Feeding Lambs - Frequently Asked Questions

 
 
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 Alberta lambs are typically born sometime between January and May. Depending on the market they will move into, feeding them grain at some point to maximize gain likely can’t be avoided whether it is a creep ration for young lambs, or a growing or finishing ration to grow lambs to market weight.

Many of the premium lamb markets require that lambs be grain finished. Grass finishing is in demand for some specialty markets. With high quality pasture and good health management (de-worming and coccidiosis control) lambs can be finished on pasture, but it is more difficult to manage growth rate, fat finish and marketing date when finishing lambs on pasture.

Creep feeding is most profitable when lamb prices are high and feed costs are low. However, when pasture conditions are affected by drought, grasshoppers, or overgrazing, creep feeding lambs is used to achieve growth and finish on market lambs. This is particularly needed when the ewes are trying to raise multiple lambs on poor pasture. Three to four weeks after lambing even the best milking ewes begin to produce less milk. To continue to grow lambs need good feed. If pasture is poor or in short supply the creep is used to fill the nutritional needs of the growing lambs. Creep feeding is also used to manipulate growth when trying to meet a particular market period.

What kind of ration used in the creep and how much of it the lambs consume varies greatly, what are guidelines?

Creep rations for lambs

  • Creep feeding is the practice of encouraging early consumption of solid feed to promote the development of a functional rumen. Lambs can begin to nibble creep feed shortly after birth if they have access to a palatable feed such as soybean meal. By two to three weeks of age lambs born as twins and triplets, or lambs with mothers with poor milk production will begin to consume a good creep ration as part of their diet.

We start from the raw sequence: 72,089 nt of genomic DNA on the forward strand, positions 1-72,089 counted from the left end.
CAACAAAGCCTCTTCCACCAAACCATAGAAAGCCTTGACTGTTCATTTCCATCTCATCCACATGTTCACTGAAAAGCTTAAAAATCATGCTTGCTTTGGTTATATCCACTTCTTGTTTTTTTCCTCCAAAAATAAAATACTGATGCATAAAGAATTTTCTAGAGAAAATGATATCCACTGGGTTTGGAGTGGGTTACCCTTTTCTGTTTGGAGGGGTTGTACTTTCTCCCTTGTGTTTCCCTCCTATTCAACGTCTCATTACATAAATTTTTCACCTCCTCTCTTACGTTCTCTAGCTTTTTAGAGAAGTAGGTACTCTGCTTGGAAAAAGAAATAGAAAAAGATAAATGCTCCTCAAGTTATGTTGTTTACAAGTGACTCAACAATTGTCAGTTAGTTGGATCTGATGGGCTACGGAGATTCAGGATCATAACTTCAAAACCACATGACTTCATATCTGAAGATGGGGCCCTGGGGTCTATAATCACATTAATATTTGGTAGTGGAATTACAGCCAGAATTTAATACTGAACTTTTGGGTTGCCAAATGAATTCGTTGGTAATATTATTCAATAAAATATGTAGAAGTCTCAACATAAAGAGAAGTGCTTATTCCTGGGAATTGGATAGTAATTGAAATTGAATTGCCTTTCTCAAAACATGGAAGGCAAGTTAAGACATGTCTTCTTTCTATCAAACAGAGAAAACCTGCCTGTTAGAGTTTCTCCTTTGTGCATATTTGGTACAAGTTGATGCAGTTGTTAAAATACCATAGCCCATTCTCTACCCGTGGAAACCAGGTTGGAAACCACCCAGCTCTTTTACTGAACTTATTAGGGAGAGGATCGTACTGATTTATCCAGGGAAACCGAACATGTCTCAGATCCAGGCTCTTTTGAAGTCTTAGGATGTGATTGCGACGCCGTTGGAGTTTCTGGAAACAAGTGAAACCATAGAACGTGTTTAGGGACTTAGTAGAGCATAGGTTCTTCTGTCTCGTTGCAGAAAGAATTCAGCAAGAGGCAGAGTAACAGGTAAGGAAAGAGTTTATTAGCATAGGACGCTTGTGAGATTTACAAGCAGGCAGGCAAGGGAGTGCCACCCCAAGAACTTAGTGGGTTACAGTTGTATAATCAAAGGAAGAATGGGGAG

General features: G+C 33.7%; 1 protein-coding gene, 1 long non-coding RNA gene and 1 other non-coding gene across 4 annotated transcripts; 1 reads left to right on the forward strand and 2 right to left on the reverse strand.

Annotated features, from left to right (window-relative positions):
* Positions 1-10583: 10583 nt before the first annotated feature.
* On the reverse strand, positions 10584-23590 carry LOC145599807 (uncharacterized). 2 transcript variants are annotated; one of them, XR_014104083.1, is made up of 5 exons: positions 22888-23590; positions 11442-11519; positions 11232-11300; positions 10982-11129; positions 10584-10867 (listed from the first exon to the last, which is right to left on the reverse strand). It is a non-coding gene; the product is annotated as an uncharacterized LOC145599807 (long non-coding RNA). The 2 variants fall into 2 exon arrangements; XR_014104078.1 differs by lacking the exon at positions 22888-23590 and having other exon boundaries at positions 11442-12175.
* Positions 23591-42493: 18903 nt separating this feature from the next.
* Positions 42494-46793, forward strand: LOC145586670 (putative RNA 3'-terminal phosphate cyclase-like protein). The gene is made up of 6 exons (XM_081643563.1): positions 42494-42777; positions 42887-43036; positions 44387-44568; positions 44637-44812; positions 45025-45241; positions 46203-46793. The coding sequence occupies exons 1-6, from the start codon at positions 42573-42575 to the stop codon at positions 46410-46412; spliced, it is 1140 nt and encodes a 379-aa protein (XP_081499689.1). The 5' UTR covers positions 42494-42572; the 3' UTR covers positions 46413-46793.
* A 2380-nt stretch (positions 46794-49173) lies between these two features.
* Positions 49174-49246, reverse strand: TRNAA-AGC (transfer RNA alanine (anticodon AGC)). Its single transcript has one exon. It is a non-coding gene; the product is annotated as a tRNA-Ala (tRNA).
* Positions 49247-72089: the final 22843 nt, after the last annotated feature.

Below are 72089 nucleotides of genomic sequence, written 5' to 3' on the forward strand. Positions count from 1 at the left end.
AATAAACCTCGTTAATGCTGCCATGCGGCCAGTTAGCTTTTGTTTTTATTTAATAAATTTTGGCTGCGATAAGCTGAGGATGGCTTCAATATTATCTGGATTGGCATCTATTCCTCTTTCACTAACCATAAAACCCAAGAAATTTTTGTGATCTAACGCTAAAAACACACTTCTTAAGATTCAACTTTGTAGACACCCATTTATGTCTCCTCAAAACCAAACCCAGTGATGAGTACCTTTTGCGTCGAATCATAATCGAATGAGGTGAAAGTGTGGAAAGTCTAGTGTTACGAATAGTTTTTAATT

• Creep feeding is most beneficial if it is started 6 weeks prior to the pasture season. The lambs must be fully accustomed to the ration and to using a creep before they go onto pasture. In a dry year, another advantage of creep feeding is related to early weaning. Lambs consuming more than half a pound of creep ration (usually by about 6 weeks of age) can be safely weaned and placed onto feedlot grower or finishing rations. Although other rations work well, a typical creep for lambs is 85% whole barley, 14% soybean meal, 2% limestone 0.5% salt and an ADE vitamin supplement.
  • When starting lambs on feeder rations you should increase the grain portion of their diet by no more than 10% every 2 to 3 days. Commonly, lambs that have not been creep fed can start on a 20% grain ration. Lambs that have been on a creep ration and are used to grain, can start on a 40 to 50% grain ration and move up to their finishing ration (80% grain; 20% roughage). In addition to the grain and roughage portion, finishing diets should also include salt and a calcium source. Salt can be added to limit intake if used at higher rates. It is mainly used to decrease fermentation and acid production and increase utilization of grain in the intestine. Salt is generally included at about 1 to 2% of the ration. Calcium, usually limestone (38% Ca) should be included at about 1% of the ration as most grains, excluding pulse grains (peas, lentils) are deficient in calcium. If feeding legumes (alfalfa or clover) as the roughage source less limestone would be required.